Trust in Alina Baraz’ sinuous vocal. The Cleveland-born and LA-based singer makes heart-tugging pop R&B, with a heavy emphasis on compelling imagery. Her first song, “Roses Dipped in Gold,” appeared in 2013 with her first EP Urban Flora—produced by electronic artist Galimatias—arriving in 2015. Since 2016, Baraz, 26, has been working on her debut album, It Was Divine, releasing in May. At the risk of sounding like a broken record: what a divine album it is. Baraz’ voice is twisty and engrossing. On the 6LACK-featured “Morocco,” Baraz’ gentle staccato gives way to a sweeping “Yeah, yeah, yeah” section existing for us to sink into. Elsewhere, on “More Than Enough,” Baraz delivers a gorgeous love song dotted with tickling harmonies and wavy production.
“I’ve always been image-based,” Alina tells me of her writing. “With each project, it changes. My first project, I wanted it to be extremely poetic and read exactly like a poem. My second project, I wanted it to be more conversational. With [It Was Divine], I wanted to combine both. I don’t want to say I romanticize things, but I do see things in the light I write about them, and I’m a super visual person, so it naturally comes out.”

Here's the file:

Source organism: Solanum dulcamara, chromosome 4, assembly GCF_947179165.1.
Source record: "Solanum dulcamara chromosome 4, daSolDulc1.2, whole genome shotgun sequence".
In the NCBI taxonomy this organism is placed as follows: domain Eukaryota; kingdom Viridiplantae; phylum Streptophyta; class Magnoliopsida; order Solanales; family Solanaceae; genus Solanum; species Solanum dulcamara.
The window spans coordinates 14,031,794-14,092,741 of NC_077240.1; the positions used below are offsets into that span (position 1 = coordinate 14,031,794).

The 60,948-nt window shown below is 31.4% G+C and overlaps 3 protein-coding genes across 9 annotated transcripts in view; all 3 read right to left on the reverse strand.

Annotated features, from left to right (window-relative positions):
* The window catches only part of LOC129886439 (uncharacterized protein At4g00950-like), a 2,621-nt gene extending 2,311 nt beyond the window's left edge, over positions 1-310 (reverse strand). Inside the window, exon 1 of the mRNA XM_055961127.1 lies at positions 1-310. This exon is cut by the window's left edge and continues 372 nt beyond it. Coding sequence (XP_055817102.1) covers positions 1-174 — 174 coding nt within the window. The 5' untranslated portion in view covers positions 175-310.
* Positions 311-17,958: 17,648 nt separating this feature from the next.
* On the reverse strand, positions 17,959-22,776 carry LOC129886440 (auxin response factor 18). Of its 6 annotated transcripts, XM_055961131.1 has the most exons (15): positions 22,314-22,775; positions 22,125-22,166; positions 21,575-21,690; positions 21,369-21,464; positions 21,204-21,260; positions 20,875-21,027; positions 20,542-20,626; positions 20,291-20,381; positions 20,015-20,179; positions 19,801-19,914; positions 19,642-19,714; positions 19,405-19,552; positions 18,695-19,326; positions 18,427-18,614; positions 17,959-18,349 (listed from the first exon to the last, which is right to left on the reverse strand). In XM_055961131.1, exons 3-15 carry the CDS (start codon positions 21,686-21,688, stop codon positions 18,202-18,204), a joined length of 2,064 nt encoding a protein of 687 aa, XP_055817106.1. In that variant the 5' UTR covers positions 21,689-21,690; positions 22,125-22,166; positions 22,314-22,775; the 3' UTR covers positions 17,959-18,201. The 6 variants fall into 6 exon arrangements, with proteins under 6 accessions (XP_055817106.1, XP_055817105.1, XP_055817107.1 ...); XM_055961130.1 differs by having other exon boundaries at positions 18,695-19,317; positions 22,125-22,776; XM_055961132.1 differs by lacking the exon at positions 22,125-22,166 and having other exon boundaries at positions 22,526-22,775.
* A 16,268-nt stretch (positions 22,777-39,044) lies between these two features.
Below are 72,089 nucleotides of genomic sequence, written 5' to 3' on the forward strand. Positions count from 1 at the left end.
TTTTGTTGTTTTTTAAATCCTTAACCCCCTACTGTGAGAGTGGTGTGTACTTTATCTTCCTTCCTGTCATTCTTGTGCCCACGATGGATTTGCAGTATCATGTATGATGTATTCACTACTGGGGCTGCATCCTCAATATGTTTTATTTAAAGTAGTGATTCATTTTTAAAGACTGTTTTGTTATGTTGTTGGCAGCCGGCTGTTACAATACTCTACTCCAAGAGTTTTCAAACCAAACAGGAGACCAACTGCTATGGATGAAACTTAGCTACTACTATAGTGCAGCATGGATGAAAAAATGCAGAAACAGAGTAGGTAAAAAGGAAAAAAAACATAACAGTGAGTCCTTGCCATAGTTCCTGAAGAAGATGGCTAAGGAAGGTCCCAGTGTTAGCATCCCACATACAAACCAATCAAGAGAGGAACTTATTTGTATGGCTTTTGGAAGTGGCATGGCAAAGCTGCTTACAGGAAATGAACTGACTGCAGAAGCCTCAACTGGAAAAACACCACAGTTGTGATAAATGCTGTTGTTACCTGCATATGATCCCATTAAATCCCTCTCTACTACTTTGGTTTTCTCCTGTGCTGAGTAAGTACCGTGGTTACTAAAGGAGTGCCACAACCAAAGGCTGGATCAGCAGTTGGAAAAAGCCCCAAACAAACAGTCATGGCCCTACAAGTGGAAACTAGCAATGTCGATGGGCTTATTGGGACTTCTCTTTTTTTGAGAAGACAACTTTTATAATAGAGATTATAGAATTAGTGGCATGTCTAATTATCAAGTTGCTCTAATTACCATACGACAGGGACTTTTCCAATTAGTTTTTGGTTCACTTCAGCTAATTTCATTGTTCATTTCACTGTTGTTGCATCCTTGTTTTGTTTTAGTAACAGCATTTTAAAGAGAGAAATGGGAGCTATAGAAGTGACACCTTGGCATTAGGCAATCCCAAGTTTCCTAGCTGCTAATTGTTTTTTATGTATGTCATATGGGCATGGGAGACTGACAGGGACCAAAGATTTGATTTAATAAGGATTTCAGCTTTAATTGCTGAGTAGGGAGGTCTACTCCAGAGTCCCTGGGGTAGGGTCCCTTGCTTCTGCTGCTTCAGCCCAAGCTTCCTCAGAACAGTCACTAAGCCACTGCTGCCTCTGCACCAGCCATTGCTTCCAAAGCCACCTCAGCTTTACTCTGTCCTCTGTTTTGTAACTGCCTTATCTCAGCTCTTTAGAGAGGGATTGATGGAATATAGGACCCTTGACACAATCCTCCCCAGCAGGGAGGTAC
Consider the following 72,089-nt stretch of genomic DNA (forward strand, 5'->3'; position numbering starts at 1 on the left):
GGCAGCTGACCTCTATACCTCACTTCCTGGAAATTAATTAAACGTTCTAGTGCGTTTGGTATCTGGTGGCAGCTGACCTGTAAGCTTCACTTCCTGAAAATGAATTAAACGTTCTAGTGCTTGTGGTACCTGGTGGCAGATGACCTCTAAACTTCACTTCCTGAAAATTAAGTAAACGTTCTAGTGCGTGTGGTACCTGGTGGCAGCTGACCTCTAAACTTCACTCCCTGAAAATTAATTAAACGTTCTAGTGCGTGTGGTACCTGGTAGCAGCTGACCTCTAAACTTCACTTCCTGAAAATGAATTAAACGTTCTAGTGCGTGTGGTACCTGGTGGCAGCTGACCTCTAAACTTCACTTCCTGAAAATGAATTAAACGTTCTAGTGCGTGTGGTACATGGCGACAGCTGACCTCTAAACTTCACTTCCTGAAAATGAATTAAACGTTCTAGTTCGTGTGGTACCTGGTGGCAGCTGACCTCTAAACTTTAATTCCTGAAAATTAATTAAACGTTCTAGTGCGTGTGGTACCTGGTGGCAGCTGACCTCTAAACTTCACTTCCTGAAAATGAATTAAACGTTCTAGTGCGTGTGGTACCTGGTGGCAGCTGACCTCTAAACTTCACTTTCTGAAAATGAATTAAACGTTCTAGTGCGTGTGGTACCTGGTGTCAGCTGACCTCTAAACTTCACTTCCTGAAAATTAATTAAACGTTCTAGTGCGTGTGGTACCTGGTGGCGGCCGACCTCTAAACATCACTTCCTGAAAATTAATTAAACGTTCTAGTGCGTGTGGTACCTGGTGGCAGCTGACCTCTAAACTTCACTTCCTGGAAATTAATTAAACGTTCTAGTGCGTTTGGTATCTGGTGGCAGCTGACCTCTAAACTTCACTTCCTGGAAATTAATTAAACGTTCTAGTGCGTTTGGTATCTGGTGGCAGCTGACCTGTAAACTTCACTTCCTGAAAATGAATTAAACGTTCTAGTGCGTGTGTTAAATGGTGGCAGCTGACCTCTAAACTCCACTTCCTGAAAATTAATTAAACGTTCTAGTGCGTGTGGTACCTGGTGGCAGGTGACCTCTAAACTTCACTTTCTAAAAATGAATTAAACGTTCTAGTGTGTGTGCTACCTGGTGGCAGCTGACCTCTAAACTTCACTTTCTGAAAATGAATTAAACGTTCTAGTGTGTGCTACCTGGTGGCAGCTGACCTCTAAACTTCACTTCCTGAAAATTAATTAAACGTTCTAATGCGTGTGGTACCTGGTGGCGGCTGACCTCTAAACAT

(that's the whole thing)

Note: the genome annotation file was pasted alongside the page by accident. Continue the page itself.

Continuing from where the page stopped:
There’s such a tender vividness to Alina’s work. Every love song on It Was Divine feels full. These are songs to which people will dance at their weddings. These are songs to which people will fall in love for all-time. For Alina, too, love is one of the most important emotions. As she explains, it makes her world spin. As she closes in on several capital “B” billion streams, though, she reveals to me that fame is not on her radar as much as impact.
“I have disassociated with all words like that, but I feel the love,” Alina tells me of fame. “It’s insane. The support feels insanely real. I can feel each person. In that sense, it feels real… I feel like the right thing to focus on is the support. I would not be here without the listeners. If I could impact one listener, that’s what means the most to me.”
Alina Baraz’ heart shines through in her music and our conversation. Alina, from her start at 19 to now, has come a long way as a singer to watch, to hold, and to treasure. Five years from now, Alina sees herself in the same position as she is in today: “Unapologetic about my work, and I never wanna compromise.”
Our conversation, lightly edited for content and clarity, follows below.
DJBooth: When did music first come into your life as something you could do?